+ threadDelay 4000000 -- contrive to wait for all tasks to become dequeued
@
.
- For a simple prioritized queue, the 'schedule' operation introduces the priority. Prioritization is always least-first.
+ A 'TaskPool' combines 'Room's and 'Queue's in an efficient easy-to-use-interface.
.
- @
- prio_pool <- simpleTaskPool
- forkIO $ claim Acquire (schedule prio_pool 1) $ putStrLn "Hello world!"
- forkIO $ claim Acquire (schedule prio_pool 2) $ putStrLn "Goodbye world!"
- startQueue prio_pool
- @
+ 'Room's provide fully reentrant synchronization to any number of threads based on arbitrary resource constraints.
+ For example, the 'Room' from a 'simpleTaskPool' is constrained by 'GHC.numCapabilities'.
.
- Note that if you run these programs with @+RTS -N2@ or greater, the 'claim' operations may be processed in any order, since 'simpleTaskQueue' detects
- the number of capabilities and schedules tasks on each.
+ 'Queue's provide task prioritization. A 'Queue' systematically examines (to a configurable depth) all waiting threads with their
+ priorities and resource constraints and wakes the most eagerly prioritized thread whose constraints can be satisfied.
.
'TaskPool's are not thread pools. The concept is similar to IO Completion Ports. There are no worker threads. If a number of threads are waiting,
- the thread that is most likely to be processed next is woken and temporarily serves as a working thread. 'TaskPool's are backed by carefully
- written STM (software transactional memory) transactions.
- .
- A salient feature is that, because any thread can participate, a 'TaskPool' supports both bound threads and threads created with 'forkOnIO'.
+ the thread that is most likely to be processed next is woken and temporarily serves as a working thread.
.
- For applications that have complex resource constraints, it is possible to create a 'Room' to model each constraint. 'Room's are fully reentrant,
- and an arbitrary number of threads can 'claim' a 'Room' according to arbitrary rules, or 'RoomConstraint's. In the simple usage above,
- a single room represents the number of capabilities available to the GHC runtime.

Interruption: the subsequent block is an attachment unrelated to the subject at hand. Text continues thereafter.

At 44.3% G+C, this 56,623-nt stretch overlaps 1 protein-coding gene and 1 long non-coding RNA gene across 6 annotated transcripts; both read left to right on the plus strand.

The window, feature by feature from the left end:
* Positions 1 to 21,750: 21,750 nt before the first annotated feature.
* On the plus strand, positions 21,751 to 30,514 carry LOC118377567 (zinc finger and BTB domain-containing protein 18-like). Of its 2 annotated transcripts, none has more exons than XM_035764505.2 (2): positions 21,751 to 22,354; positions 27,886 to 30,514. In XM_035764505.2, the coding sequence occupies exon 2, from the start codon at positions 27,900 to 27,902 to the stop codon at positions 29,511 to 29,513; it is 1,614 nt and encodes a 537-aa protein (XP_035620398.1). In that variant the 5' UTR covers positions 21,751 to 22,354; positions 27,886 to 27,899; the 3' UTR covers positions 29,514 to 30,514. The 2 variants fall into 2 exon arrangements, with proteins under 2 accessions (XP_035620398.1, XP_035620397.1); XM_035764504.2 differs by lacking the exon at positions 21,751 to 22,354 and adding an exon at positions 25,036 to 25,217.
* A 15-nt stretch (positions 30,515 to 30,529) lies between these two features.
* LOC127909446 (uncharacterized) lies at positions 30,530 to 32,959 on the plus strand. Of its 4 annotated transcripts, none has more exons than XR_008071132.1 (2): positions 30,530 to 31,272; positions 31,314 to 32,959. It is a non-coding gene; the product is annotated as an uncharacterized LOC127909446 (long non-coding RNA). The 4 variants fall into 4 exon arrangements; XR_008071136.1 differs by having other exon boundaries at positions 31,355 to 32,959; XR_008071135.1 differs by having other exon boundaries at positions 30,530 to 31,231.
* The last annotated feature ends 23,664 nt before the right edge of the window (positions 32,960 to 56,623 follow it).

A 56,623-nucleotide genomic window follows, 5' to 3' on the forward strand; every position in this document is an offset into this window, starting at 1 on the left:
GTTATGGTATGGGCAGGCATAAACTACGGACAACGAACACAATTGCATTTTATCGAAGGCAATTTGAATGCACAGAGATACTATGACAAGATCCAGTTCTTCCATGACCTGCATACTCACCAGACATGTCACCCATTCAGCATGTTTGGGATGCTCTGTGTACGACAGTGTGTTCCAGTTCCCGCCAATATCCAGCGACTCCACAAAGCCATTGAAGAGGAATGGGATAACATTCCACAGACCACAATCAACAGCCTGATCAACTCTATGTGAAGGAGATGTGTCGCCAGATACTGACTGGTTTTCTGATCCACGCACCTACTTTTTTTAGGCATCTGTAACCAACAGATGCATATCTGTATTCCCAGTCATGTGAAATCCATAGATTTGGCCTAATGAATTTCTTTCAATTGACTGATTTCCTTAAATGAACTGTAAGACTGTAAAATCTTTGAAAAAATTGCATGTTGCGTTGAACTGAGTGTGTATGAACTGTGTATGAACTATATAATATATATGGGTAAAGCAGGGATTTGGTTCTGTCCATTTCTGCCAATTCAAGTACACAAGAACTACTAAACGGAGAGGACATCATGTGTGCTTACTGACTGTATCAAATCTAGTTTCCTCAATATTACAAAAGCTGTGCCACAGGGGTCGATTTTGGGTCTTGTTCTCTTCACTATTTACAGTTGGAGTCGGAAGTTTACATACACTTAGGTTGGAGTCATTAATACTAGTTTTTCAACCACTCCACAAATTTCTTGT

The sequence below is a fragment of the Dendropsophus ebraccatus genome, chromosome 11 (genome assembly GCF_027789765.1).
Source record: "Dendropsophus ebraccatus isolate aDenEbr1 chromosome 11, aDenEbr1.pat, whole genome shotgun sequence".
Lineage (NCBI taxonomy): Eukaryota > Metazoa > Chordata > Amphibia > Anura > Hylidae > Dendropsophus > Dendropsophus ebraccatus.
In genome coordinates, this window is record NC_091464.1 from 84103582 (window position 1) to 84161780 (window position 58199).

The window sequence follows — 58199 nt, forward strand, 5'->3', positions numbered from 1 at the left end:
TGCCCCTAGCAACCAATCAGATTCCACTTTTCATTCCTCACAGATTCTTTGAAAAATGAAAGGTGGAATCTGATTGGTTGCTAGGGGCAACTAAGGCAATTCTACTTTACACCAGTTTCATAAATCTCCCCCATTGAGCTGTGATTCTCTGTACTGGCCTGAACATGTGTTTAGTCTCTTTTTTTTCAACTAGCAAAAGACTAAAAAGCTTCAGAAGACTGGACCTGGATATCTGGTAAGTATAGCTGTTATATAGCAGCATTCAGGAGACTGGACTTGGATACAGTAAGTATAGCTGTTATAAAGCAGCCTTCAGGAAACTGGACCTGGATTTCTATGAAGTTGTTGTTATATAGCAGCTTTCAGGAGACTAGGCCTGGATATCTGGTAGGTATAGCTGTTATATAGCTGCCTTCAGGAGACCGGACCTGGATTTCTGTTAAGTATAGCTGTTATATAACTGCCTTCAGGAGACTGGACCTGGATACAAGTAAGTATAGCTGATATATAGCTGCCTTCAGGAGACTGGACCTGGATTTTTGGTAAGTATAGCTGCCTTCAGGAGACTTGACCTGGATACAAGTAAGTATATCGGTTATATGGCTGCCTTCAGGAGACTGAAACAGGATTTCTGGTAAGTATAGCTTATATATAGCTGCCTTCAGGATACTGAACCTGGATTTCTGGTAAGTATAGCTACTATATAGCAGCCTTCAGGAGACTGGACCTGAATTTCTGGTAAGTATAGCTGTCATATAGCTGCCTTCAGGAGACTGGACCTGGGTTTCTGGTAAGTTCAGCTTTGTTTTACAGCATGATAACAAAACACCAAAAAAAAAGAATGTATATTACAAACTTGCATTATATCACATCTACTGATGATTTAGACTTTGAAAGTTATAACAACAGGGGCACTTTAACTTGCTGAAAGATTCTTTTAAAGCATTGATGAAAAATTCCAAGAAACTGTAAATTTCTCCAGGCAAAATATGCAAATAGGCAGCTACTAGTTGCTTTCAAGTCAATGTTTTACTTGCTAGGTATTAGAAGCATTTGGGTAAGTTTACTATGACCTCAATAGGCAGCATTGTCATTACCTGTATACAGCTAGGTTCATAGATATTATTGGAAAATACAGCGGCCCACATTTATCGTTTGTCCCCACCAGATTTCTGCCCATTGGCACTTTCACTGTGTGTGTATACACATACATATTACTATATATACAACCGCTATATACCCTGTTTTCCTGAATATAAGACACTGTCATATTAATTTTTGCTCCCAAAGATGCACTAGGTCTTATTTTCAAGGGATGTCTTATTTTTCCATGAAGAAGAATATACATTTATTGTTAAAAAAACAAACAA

+ 'Room's, 'Queue's, and 'TaskPool's are backed by carefully written STM (software transactional memory) transactions.
.
- Whenever a thread attempts to acquire a 'Room', a 'Claim' is generated that represents that attempt. The 'Claim' can be approved immediately,
- or it can be approved at the whim of another thread that has access to that 'Claim'. This means that 'Room's can be constructed in such
- a way that 'Claim's are approved only when a third party thread sees that the resource constraint modeled by that 'Room' has been satisfied.
- .
- The rules for generating and approving 'Claim's are described by a 'RoomContext'. By default, 'Claim's are approved immediately if their
- associated 'RoomConstraint's have been satisfied, but when a 'TaskPool' is introduced approval is deferred for prioritization.
- .
- 'Room' constraints are completely advisory: any task may claim any 'Room' without restriction at any time by using the 'UnconstrainedRoomContext'.
- .
- 'Queue's are used to prioritize tasks. Even if you have no need for prioritization, a 'Queue' ensures that only one thread is woken up
- when a 'Room' becomes available. A 'Queue' systematically examines to a configurable depth all waiting threads with their priorities
- and constraints and wakes the most eagerly prioritized thread whose constraints can be satisfied.
- .
- A 'TaskPool' combines 'Room's and 'Queue's in an efficient, easy-to-use interface.
+ A salient feature is that, because any thread can participate, a 'TaskPool' supports both bound threads and threads created with 'forkOnIO'.
.
The git repository is available at <http://www.downstairspeople.org/git/priority-sync.git>.

0 comments on commit 2021ece

Please sign in to comment.